Professor Muhammad Yunus was the special guest at a gathering organised by Grameen-Jameel on the 16th February 2015 in Cairo, to discuss the new Egyptian microfinance law and the development of the microfinance industry in the Arab region and beyond. In conjunction with his presence in Egypt for the “Conference of the Egyptian and Arab Woman 2030” hosted by Nisf El-Dunia - Al Ahram Group, Grameen-Jameel took the chance to invite the father of microfinance to share with the major key players the challenges and opportunities offered by the new law, to reflect on where the microfinance industry stands and to inspire from each other for new innovations to better serve poor clients.
The meeting was attended by senior representatives of governments and various international and financial institutions such as EFSA in the person of the Chairman Mr. Sherif Samy, World Bank, IFC, the Arab African International Bank, Banque du Caire, GIZ, Embassy of Switzerland, Egyptian MFIs, IESC Sanabel and CGAP.
“Poor people are like bonsai trees. When you plant the best seed from the tallest tree in a tiny flowerpot, you get a replica of the tallest tree, only inches tall. There is nothing wrong with the seed you planted; only the soil base that you gave it is inadequate. Poor people are bonsai people. There is nothing wrong with their seeds, but society never gave them the proper base to grow in. All it takes to get poor people out of poverty is for us to create an enabling environment for them.”
With this inspiring quote from Prof. Yunus’ book Building the Social Business, Deputy General Manager Ms. Fatina Abu Okab opened the meeting, highlighting all the needs to be addressed in order to better serve the poor. Grameen-Jameel has been very active in Egypt providing financing and technical assistance for the capacity building of the MFI partners to achieve operational and financial sustainability. Furthermore, Grameen-Jameel has played an active role in the whole microfinance sector in the Arab region through partnerships with 21 MFIs in 11 countries and the support to Sanabel network and Arabic Microfinance Gateway.
However, new challenges, learning opportunities and evolving needs are constantly stimulating Grameen-Jameel to do more and better. In particular, Grameen-Jameel is strongly promoting the development of Social Performance Management through the use and implementation of the PPI, Progress out of Poverty Index, a Grameen Foundation tool to measure the change in poverty level. Grameen-Jameel is supporting the development of country scorecards and its adaptation within the Microfinance Institutions. Until now, Grameen-Jameel has developed six country scorecards in the region and Egypt is one of those.
Multiple initiatives and partnerships have been launched in the last years in order to engage the private sector in microfinance and to expand the range and quality of services available for low-income communities: micro-insurances with AXA, crowdfunding with Kiva, Affordable Technology for the poor with D-Lab and MIT University, Bankers without Borders program with Grameen Foundation and much more to be further developed.
The Nobel laureate Prof. Yunus has inspired the participants with his wide reflections and intense commitment in promoting social business. From its start, back in the ’70 in rural villages of Bangladesh, Grameen’s intervention has tremendously expanded from lending into saving, pension fund, a telephone company for the poor - Grameenphone, a social business fund for young entrepreneurs and so on. For Yunus the explanation of this expansion is quite simple and clear: listening to the needs of the poor and create new strategies and services to push them forward.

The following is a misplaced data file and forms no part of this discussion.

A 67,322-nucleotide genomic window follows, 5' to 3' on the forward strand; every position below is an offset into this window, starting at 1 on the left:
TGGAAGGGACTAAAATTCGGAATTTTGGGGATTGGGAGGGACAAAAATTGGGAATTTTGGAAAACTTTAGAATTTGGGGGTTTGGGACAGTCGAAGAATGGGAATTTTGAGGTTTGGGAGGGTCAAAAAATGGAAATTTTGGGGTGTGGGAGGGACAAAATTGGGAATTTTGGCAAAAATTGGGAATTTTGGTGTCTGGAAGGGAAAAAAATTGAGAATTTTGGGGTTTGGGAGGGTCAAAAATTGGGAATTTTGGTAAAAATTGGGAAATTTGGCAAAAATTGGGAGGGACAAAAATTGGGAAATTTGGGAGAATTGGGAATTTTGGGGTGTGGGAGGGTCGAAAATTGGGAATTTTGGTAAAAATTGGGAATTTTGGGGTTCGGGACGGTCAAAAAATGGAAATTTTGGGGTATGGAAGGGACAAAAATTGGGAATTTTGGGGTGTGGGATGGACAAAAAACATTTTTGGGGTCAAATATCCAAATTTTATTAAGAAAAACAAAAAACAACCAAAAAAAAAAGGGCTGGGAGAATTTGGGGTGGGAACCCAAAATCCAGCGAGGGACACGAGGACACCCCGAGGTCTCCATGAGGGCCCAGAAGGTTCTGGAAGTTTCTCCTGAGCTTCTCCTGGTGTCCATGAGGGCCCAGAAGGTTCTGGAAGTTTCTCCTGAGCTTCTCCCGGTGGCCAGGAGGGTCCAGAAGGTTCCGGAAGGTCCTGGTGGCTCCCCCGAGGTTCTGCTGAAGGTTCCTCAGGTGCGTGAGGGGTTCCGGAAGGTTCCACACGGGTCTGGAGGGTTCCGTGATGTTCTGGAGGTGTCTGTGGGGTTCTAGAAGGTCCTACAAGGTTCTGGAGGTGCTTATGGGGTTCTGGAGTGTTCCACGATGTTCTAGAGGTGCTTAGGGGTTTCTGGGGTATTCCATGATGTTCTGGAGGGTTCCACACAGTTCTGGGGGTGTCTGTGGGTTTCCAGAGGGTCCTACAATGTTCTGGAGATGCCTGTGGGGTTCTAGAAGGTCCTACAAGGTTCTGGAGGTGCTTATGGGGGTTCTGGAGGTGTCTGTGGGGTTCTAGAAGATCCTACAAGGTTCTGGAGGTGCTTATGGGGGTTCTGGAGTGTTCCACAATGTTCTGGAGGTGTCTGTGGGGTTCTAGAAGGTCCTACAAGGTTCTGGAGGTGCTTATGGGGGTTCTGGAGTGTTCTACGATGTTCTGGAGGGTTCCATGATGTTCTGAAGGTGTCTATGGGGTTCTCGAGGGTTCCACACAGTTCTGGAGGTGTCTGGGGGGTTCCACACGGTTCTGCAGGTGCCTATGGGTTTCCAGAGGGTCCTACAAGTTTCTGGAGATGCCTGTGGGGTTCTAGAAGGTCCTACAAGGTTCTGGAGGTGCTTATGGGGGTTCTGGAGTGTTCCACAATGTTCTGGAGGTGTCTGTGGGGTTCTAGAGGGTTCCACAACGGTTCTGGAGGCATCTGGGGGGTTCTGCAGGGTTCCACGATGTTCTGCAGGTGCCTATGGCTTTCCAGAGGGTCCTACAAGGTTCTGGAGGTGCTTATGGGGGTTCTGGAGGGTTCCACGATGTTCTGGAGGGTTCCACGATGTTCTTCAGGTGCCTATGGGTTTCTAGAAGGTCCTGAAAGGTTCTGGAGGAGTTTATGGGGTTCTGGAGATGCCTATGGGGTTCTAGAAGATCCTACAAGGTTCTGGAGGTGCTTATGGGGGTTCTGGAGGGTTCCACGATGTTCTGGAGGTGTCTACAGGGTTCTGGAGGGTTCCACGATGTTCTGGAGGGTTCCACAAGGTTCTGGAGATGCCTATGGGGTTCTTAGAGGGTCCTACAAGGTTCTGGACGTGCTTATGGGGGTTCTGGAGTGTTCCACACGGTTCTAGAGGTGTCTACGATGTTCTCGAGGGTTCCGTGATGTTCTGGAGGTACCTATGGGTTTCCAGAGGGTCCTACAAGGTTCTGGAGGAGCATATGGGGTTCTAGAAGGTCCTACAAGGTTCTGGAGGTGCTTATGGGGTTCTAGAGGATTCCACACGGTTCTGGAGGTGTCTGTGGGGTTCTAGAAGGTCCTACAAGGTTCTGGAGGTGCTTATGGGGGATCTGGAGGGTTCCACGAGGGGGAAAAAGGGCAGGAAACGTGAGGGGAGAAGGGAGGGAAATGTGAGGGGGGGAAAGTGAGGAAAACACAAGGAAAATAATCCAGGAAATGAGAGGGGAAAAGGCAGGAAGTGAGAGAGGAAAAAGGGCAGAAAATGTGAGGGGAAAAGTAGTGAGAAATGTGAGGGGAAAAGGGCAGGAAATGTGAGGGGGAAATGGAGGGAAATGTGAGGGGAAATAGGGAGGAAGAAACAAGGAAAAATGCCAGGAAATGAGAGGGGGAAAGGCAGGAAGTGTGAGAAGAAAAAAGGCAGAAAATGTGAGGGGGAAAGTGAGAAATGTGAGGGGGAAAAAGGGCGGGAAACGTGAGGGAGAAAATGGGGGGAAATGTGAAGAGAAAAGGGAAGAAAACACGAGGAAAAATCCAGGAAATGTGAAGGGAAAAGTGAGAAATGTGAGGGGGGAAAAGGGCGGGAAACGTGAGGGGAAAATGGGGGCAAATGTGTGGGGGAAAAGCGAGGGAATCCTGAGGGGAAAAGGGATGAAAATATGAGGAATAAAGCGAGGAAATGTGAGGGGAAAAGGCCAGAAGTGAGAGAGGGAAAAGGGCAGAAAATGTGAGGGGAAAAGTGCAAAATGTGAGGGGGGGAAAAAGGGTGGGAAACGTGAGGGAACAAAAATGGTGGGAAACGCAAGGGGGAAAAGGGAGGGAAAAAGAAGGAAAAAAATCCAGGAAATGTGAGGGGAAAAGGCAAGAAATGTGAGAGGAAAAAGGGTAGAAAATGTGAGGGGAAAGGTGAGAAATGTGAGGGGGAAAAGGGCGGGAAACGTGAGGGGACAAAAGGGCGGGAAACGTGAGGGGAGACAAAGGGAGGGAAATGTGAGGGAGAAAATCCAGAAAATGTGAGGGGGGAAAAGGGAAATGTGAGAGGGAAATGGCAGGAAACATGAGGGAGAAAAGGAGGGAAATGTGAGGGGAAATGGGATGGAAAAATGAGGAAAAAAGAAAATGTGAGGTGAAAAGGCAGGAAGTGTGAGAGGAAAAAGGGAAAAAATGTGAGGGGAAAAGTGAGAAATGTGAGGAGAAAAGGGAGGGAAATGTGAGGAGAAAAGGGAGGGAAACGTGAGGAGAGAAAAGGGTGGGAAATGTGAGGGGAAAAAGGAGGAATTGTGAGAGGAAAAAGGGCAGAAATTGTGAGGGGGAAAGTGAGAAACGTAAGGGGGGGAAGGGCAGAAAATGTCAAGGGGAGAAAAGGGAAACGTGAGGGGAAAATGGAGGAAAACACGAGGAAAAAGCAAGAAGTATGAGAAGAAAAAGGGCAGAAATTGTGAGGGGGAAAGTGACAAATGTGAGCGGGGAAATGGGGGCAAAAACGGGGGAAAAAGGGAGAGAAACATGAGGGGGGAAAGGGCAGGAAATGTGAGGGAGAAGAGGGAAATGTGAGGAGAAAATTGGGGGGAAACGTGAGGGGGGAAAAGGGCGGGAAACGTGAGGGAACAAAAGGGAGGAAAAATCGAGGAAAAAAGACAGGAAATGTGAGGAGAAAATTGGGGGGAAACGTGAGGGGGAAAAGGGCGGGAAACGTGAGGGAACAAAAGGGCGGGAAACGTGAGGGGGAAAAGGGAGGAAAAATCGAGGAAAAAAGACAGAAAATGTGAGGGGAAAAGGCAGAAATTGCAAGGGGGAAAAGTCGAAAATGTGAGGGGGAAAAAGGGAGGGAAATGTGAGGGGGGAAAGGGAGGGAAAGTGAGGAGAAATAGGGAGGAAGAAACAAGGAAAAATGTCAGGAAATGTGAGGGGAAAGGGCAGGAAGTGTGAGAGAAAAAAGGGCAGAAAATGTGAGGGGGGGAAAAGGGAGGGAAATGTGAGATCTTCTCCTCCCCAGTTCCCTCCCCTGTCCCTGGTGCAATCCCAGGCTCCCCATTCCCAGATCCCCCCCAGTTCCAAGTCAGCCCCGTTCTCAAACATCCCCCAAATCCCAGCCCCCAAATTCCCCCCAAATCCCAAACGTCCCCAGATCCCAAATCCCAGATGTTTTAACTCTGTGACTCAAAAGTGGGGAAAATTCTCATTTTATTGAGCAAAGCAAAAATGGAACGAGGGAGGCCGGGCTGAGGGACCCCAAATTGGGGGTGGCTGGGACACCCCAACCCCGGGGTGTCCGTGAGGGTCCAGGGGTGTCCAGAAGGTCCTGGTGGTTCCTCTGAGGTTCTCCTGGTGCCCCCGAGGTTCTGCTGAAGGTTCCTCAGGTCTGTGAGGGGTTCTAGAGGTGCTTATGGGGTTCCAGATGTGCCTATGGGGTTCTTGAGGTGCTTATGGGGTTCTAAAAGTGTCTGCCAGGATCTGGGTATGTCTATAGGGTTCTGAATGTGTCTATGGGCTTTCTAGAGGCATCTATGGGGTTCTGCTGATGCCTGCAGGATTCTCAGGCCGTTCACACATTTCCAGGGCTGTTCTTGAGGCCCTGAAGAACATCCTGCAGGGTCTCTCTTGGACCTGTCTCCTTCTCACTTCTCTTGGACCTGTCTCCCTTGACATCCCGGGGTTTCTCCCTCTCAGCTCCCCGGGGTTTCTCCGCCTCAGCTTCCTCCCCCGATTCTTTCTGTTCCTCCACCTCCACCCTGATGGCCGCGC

The discussion about different models, methodologies, words and concepts used in microfinance has been really livened up among the participants, especially for the concern of having the acknowledgement of their work and the possibilities to effectively serve their clients. To this regard, the inability for the MFIs to collect savings, in force in the regulations of many countries in MENA region, has been mentioned as a serious constraint.
Coming to the consideration of the new microfinance in Egypt, Prof. Yunus has stated that good intentions and a remarkable effort have been infused by the regulator to enable the MFIs to work in a better environment. Moreover, the law is short and can be largely improved and elaborated through the draft of specific rules and procedures. It’s up to MFIs, stakeholders and key players to collectively reflect to this regard and come up with suggestions and recommendations. The law, in fact, is a tool not to deny or bring back microfinance intervention but rather a framework to improve the industry and to better protect the clients. He also advised for a separate regulatory authority to oversee microcredit institutions than the one regulating conventional banks.
In his final thought, Prof. Yunus has suggested to the organizations working in microfinance to experiment and gradually learn how to do better in order to create MF banks aiming to sustainability and responding to their mission. No matter of the terms or the methodologies we use, enhance the lives of the poor we served is our common goal.
Patrizia Dodaro is Grameen-Jameel's Business Development and Strategy Fellow. She is based in the United Arab Emirates.